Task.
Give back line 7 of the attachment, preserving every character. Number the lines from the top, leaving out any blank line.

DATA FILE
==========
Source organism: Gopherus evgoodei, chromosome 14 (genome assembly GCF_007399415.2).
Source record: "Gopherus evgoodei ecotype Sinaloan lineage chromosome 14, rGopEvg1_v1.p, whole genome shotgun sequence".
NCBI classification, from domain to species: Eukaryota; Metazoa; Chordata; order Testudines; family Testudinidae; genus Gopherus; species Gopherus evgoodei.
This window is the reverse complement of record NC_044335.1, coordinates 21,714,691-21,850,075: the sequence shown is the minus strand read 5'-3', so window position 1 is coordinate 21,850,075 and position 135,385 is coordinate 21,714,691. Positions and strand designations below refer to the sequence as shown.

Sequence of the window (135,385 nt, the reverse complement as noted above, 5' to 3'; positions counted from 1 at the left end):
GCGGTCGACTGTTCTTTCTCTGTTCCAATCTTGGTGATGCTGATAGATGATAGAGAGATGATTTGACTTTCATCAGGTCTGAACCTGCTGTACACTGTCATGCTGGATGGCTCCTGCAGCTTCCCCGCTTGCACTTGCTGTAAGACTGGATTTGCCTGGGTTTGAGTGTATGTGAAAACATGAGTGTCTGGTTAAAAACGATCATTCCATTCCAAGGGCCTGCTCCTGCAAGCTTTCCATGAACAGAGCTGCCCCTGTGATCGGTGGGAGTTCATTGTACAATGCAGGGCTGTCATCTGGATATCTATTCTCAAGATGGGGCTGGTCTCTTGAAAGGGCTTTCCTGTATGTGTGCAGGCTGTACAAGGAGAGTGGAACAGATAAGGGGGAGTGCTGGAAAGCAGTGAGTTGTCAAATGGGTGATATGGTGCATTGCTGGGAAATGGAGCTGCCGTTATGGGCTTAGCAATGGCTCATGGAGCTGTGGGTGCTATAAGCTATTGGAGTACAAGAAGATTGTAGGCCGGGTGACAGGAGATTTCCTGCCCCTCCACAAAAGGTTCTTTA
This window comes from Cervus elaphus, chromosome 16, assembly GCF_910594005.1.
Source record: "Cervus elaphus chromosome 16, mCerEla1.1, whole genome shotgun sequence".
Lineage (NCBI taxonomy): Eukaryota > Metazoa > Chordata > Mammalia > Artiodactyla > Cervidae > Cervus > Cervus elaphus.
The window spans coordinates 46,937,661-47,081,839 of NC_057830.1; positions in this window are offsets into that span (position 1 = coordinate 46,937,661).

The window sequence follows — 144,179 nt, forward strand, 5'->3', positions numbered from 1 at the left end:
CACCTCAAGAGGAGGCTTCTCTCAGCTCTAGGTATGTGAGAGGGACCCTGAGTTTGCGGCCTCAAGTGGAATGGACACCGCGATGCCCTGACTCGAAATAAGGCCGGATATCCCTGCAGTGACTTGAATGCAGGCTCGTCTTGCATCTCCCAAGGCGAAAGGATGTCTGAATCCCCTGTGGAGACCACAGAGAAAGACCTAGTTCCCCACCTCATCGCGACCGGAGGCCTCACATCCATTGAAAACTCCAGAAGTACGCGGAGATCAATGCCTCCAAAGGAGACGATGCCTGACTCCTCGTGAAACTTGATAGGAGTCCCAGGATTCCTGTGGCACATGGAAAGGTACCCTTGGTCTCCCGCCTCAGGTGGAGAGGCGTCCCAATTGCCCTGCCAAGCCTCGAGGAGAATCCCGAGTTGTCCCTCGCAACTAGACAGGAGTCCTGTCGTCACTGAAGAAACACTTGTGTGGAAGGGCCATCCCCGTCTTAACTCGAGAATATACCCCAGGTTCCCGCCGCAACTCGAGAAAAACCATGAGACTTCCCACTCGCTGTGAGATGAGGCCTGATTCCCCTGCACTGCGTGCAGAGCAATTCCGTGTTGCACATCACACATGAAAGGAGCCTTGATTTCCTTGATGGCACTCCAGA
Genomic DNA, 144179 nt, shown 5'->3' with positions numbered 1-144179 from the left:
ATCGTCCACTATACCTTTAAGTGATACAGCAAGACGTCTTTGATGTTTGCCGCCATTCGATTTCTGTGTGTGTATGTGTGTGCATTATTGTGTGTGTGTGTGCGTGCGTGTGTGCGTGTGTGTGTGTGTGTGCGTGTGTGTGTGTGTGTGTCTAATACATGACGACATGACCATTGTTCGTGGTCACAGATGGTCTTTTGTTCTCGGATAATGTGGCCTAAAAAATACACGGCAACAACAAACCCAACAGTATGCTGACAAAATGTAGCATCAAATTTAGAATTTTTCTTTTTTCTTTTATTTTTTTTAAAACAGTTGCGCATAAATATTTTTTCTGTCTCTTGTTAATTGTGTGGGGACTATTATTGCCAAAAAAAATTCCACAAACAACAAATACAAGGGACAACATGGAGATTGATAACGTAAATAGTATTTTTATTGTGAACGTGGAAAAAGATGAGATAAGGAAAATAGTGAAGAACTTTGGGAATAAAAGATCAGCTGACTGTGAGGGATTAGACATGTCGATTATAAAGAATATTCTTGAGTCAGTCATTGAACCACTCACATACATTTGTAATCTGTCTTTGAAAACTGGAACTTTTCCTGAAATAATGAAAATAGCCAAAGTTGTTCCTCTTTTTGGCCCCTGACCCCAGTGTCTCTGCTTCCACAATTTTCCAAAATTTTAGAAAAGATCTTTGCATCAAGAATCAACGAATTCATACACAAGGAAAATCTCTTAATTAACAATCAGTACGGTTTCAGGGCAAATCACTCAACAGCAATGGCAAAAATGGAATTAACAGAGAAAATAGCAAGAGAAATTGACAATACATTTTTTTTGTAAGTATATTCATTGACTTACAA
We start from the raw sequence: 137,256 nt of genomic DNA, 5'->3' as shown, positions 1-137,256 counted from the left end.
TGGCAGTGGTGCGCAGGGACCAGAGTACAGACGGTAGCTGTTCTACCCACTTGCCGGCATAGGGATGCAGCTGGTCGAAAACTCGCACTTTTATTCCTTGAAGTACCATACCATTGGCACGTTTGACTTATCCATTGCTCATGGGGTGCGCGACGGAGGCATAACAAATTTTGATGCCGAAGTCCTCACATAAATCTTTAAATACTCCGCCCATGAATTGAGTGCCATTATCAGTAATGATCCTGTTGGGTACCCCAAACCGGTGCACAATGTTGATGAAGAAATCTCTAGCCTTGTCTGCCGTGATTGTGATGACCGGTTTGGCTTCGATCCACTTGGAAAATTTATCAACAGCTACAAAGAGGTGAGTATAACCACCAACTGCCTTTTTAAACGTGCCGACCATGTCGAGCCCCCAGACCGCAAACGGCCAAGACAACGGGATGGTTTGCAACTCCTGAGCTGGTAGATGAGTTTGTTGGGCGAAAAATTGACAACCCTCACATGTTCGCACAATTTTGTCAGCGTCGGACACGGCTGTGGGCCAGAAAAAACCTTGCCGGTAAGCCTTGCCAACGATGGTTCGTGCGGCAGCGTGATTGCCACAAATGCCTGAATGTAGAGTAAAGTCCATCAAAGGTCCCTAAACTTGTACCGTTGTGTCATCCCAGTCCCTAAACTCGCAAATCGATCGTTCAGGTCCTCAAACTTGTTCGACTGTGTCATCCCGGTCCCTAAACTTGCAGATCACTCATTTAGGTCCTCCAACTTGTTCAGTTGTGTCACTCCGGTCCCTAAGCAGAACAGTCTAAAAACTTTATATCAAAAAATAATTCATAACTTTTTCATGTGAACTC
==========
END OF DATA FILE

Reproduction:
This window comes from Cervus elaphus, chromosome 16, assembly GCF_910594005.1.